“The notion of rewarding your most loyal customers will never disappear. Loyalty schemes still exist but, as expected, have moved away from this notion of ‘racking up loads of points in exchange for a few Dollars or Euros every quarter’ and towards more personalized and often real-time experiences such as using beacon technology to offer targeted real-time offers.
Retailers are discovering new ways to reward loyalty in today’s digital age.”

Personalised and real time perks fit in very well with the Trippki concept, where with the TRIP Token, rewards are paid to hotel guests once they check out and are given in the form of a value transfer, ranging between 2.5–10 per cent of the Hotel Rack Price and payable by the hotel at their discretion.

Hotel rewards are not novel but Trip Reward Tokens are because they are tradable on secondary exchanges for other crypto currencies, and as they are deflationary in nature provide a real value proposition. Blockchain technologies have not been ignored by the rest of the travel industry either, in fact in 2014 airBaltic was the first airline to use bitcoin for booking a flight.

It is not just the public opinion of loyalty cards that has changed it is also how we as humans live in the 21st century that affects the rewards that we as customers demand. Take the accommodation industry, with Airbnb you can book a whole house in most cities in the world, at practically no notice, the same price as a hotel room, so what good are stringent rewards compared to that?

Digital Nomad Edan Yago, from Johannesburg South Africa, travelled the world for two years creating his start up called Epiphyte, which provides financial institutions with faster and convenient international transactions over the Bitcoin Blockchain Network. All he needed was his laptop and a room to do it in.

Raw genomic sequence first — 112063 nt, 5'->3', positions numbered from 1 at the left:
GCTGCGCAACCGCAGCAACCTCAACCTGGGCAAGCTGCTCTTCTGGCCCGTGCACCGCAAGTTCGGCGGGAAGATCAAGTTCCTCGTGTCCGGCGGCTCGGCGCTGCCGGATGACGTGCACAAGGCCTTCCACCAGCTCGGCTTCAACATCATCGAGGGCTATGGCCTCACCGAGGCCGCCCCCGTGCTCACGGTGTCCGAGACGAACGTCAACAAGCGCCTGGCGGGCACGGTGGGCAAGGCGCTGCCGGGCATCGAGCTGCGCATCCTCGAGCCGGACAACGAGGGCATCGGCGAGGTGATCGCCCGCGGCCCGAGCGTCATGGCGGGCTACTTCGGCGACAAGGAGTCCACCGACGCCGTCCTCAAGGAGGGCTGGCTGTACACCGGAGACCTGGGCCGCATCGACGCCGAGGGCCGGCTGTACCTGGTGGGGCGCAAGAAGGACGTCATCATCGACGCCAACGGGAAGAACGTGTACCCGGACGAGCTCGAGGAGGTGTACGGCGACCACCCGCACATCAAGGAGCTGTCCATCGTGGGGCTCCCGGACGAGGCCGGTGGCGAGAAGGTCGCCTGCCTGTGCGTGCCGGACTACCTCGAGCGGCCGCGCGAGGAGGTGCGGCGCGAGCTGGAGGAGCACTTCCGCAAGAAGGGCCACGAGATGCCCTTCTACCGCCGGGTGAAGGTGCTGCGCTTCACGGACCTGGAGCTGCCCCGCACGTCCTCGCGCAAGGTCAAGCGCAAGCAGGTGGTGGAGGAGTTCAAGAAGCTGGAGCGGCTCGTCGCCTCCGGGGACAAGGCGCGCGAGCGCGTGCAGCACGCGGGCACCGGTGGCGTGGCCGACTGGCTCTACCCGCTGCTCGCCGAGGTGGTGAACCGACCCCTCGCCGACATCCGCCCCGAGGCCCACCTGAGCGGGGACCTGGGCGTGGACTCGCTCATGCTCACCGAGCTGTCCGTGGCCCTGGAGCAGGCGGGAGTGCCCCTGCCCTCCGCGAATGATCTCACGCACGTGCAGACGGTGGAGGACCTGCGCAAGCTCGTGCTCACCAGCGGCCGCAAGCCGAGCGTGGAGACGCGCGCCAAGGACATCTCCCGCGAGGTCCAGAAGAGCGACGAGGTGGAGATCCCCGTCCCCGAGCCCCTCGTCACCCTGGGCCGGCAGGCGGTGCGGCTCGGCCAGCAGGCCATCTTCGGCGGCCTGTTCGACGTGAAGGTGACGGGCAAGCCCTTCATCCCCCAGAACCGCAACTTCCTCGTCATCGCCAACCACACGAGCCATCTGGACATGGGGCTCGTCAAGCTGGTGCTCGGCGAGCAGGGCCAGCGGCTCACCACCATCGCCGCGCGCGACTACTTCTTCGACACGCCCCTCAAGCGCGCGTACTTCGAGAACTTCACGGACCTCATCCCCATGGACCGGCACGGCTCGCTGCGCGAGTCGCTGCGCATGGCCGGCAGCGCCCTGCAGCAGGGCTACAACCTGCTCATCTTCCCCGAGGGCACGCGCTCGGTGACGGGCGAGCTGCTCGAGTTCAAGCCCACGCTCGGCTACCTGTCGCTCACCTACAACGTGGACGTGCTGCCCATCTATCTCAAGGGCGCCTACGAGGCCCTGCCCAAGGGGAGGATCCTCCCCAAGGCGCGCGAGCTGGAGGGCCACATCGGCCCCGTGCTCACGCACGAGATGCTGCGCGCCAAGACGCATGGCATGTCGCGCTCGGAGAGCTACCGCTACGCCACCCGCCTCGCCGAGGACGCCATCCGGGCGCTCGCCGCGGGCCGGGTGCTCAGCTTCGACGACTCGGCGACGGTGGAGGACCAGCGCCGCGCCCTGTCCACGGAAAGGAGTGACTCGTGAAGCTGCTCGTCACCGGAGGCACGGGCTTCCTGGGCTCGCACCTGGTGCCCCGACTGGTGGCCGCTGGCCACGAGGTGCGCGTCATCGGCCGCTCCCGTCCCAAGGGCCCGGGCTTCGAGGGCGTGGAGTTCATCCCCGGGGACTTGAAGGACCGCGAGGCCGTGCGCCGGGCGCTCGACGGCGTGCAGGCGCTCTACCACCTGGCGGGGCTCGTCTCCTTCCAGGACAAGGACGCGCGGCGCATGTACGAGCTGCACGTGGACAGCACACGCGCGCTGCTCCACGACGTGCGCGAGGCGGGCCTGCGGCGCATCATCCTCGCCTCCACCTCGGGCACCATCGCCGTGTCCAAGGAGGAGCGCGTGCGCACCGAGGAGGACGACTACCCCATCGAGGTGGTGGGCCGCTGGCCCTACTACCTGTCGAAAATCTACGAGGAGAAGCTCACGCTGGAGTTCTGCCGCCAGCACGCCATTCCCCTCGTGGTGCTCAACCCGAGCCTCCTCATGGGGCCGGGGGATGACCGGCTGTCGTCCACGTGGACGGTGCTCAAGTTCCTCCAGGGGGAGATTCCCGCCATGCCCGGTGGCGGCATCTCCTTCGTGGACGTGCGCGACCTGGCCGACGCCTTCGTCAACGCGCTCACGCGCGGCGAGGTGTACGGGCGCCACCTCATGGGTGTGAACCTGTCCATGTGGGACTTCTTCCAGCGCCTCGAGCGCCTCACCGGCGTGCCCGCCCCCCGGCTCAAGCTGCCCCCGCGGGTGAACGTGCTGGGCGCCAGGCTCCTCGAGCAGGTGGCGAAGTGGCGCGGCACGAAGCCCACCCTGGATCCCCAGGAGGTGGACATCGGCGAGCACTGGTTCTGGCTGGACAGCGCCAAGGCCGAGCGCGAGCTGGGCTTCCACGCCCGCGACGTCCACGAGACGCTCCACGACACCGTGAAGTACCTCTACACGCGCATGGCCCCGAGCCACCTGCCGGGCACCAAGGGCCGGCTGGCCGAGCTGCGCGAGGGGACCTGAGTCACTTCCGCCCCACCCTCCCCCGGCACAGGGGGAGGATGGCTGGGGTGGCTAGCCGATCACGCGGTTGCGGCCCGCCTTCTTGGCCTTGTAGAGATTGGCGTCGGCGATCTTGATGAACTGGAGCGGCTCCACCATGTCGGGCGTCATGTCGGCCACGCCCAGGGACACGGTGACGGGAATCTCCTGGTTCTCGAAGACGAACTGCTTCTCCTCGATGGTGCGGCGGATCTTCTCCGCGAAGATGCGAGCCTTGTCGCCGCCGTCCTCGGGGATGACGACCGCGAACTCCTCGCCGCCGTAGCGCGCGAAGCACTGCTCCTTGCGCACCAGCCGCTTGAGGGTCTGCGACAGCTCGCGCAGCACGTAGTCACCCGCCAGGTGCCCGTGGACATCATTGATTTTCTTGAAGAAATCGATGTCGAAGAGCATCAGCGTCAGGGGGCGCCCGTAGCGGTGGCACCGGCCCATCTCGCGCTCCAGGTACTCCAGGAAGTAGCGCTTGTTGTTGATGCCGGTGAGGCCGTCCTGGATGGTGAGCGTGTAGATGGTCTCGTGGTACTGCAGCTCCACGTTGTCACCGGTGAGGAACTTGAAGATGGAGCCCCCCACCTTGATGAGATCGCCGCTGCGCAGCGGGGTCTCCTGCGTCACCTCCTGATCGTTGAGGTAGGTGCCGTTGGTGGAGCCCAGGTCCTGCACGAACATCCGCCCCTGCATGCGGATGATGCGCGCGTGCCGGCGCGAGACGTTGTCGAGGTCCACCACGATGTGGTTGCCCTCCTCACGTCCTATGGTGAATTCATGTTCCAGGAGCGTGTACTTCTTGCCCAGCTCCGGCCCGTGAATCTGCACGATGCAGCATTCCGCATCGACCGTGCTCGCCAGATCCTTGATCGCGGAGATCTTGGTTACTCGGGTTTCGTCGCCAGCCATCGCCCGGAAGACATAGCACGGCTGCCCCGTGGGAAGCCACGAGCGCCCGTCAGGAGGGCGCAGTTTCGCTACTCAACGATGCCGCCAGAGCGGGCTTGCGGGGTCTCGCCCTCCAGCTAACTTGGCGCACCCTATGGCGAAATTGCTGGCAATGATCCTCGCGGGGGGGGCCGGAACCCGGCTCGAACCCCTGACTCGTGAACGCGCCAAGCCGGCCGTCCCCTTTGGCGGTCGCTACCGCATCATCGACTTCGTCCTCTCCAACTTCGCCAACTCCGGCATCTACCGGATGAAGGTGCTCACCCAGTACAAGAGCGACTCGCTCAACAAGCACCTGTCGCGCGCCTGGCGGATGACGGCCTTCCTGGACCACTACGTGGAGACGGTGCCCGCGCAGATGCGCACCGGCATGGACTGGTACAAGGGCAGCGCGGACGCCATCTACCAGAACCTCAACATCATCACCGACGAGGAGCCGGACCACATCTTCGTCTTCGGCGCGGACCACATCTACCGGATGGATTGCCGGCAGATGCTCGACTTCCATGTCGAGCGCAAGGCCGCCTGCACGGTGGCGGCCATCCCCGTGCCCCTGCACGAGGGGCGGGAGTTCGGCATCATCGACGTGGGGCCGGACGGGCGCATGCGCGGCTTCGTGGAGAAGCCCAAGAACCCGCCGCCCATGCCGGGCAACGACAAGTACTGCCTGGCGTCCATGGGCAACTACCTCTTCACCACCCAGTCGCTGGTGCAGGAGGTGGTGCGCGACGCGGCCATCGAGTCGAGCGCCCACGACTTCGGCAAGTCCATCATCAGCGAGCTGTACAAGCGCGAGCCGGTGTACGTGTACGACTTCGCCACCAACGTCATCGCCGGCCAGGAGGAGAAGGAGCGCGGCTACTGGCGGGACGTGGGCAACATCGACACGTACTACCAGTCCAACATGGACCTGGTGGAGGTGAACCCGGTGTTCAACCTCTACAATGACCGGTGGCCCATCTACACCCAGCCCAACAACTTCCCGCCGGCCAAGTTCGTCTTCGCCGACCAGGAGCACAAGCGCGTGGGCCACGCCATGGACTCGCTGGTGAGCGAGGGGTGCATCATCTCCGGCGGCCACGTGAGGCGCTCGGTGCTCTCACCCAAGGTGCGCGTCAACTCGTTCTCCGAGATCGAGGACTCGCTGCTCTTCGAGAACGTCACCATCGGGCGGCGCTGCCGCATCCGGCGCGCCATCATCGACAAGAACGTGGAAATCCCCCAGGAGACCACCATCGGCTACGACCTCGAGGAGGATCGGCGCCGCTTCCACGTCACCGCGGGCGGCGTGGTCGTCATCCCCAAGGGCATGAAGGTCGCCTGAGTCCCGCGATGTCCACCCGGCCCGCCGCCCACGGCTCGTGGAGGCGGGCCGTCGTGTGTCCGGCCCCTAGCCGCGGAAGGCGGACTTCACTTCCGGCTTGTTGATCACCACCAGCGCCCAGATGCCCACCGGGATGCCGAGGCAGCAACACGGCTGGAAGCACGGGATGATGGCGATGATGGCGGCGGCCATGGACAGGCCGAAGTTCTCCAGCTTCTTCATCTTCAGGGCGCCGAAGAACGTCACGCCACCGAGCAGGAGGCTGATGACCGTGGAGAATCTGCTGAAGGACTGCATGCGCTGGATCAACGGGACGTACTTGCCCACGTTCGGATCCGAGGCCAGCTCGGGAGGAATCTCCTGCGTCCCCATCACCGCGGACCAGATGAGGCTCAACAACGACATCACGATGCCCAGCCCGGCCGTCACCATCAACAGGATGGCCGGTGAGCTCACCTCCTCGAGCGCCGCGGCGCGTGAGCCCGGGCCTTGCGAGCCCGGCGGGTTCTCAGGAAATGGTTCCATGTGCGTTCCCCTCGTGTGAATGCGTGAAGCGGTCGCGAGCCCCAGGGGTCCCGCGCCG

“As human life has become more and more abstract, and more and more people spend much of their time dealing with abstractions it doesn’t really matter where you are dealing with them from. So some people have started to travel because it’s cheaper, more exciting and because they need to be in a lot of places because their network is spread across the world. It’s the kind of the thing that people used to call the jet set club, well the jet set club has been democratised.” He says.

Technology will continue to be one of the biggest catalysts for change in our lives in the 21st Century. Some hotels now are using mobile phones instead of door keys and some use robots instead of staff. So we are entering a world of ideas that is leaving the past behind and ushering in a freedom that humans have never known.

Yet as we progress forward with the travel industry can their existing loyalty rewards system survive? Well foresight comes in short supplies. For example just think of what a lot of newspaper proprietors said when the internet was on the rise, that print would never die, and we saw where that got them. So by the same merit the travel industry ignores these changes at their own peril.